Liberty may have a role in intranet environments. But on the other hand, other solutions to that problem already exist as well.

* The Amazon Example
The button at the top of this essay is based on a very simple HTML interface to The company refers to it as part of its web-services interface, but it's not truly a web service. Here's the HTML in its entirety:

   <form method="POST"
   <input type="hidden" name="asin.0471085782" value="1">
   <input type="hidden" name="tag-value" value="rds-20">
   <input type="hidden" name="tag_value" value="RDS-20">
   <input type="submit" name="submit.add-to-cart"
   value="Click Here to See an Example">

Clicking on the button takes you to the web site via an HTTP POST request that includes the ASIN number of my book and my Associates ID, "RDS-20" The latter is included so that I get credit for your purchase if you do indeed buy. Along with this information, your browser will send to the web site the contents of your cookie, if one is stored on your computer. That's how Amazon knows who you are. They already have your identity; they receive the ASIN number; and in goes my book to your shopping cart. Nothin' to it.

The reason it's anonymous federation, however, is that I have no idea this transaction has occurred. I don't know whether you clicked on the button or not, because your browser goes directly to's web site. And although knows your identity via the cookie it left on your computer, my web site can't read that cookie, so I don't know who you are. In full (non-anonymous) federation, there's a persistent link between an identity on one web site with an identity on another. In anonymous federation, no such persistent link is created.

Personal Credentials
While I'm no heavy-hitter in the world of identity, it's an area I've been thinking about for many years. In 1999 I was the CEO-to-be for a stillborn startup company whose charter was to link (federate) identities between the on- and off-line worlds. Our partner/investors included one of the major consumer-credit information database owners and one of the on-line advertising/tracking companies. The concept was simple: If we could link an on-line identity (known via cookies) with an off-line identity (name, postal address, Social Security Number [in the U.S.], etc.) we would have a very valuable tool for targeted marketing, both on and off line. But before we could put it together, DoubleClick got into trouble for doing essentially the same thing, and we were glad they blew it on their dime, rather than we on ours. I personally "opted out" of the project, which subsequently died. But a lot of thought by some very smart people went into the plan, and we learned a great deal along the way.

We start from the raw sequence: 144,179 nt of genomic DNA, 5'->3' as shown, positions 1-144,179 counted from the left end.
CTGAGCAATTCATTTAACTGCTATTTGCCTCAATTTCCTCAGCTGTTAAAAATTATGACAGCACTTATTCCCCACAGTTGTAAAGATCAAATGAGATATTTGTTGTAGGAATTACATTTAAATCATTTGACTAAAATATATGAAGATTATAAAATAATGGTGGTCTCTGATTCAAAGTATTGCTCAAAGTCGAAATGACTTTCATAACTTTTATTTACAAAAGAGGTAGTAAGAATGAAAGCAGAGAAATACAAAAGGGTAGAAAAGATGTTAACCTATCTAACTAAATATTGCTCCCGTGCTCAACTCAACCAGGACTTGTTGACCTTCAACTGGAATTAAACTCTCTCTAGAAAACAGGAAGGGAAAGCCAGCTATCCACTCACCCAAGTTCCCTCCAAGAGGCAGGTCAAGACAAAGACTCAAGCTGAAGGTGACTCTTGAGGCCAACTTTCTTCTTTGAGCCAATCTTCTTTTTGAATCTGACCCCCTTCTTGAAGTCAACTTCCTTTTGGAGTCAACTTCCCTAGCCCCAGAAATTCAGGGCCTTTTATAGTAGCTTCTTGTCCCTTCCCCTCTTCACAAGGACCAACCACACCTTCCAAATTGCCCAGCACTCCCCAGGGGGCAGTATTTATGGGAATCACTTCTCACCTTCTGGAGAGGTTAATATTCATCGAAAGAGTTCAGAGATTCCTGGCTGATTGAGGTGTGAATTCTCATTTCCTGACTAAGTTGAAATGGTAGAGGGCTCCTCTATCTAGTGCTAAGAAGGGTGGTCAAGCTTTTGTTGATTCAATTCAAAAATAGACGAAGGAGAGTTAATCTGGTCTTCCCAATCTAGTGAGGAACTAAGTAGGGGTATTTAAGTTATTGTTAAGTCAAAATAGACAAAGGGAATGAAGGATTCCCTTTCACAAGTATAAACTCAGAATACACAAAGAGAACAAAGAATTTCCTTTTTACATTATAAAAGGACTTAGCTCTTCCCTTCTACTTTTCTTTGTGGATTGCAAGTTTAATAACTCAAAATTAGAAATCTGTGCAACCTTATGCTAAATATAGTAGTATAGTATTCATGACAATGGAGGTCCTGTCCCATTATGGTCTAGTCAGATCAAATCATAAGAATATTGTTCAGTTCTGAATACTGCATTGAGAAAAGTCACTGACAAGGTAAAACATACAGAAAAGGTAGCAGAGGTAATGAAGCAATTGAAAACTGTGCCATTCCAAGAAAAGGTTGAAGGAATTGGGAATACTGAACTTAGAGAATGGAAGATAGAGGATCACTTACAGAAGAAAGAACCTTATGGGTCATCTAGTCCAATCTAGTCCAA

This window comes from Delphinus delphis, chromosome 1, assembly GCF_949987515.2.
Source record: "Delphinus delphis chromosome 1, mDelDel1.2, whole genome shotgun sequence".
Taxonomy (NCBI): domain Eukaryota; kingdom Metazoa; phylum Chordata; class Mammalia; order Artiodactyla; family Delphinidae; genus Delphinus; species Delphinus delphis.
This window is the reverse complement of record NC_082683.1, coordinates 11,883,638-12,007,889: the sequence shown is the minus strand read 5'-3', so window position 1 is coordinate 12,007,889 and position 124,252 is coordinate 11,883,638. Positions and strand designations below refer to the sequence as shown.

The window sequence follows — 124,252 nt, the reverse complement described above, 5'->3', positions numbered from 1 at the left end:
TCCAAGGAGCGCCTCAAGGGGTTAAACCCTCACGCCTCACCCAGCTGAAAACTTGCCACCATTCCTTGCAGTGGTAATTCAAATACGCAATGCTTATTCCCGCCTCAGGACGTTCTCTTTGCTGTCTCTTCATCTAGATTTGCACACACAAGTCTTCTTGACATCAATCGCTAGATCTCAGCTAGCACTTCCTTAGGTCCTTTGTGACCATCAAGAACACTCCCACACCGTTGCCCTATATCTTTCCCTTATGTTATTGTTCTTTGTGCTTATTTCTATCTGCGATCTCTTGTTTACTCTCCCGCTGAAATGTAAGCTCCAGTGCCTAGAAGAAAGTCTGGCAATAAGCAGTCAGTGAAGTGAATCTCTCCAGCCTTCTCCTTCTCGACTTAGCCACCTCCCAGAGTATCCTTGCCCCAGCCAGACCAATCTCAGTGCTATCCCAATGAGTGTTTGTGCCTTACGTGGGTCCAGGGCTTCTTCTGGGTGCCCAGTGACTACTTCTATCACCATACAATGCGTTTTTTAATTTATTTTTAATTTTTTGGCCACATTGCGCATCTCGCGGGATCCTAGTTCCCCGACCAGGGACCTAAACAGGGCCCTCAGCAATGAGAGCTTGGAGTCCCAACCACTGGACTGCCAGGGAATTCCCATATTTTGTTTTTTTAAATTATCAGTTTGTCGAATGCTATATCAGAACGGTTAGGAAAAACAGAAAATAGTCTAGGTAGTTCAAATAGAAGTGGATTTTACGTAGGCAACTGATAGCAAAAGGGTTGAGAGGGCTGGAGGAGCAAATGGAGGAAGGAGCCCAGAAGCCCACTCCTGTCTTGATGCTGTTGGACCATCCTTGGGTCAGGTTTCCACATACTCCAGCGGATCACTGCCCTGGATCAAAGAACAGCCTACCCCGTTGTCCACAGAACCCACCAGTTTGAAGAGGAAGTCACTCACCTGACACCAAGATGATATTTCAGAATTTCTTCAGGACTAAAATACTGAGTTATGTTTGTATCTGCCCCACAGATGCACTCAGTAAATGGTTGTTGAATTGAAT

Doug Kaye, 04 September 2002

Reactions to On Liberty. My inbox was busy this week. I received more feedback on my essay on the Liberty Alliance than regarding any other topic I've addressed in my weblog or newsletter. Much of it was in private email, so I can't quote it, and most (but not all) was supportive. I heard from some heavy hitters in the world of security and digital identity including Andre Durand (of, Eric Norlin (Digital ID World), Jiri Ludvik (who publishes a security weblog), Gerry Gebel (Burton Group), and Brent Sleeper (The Stencil Group).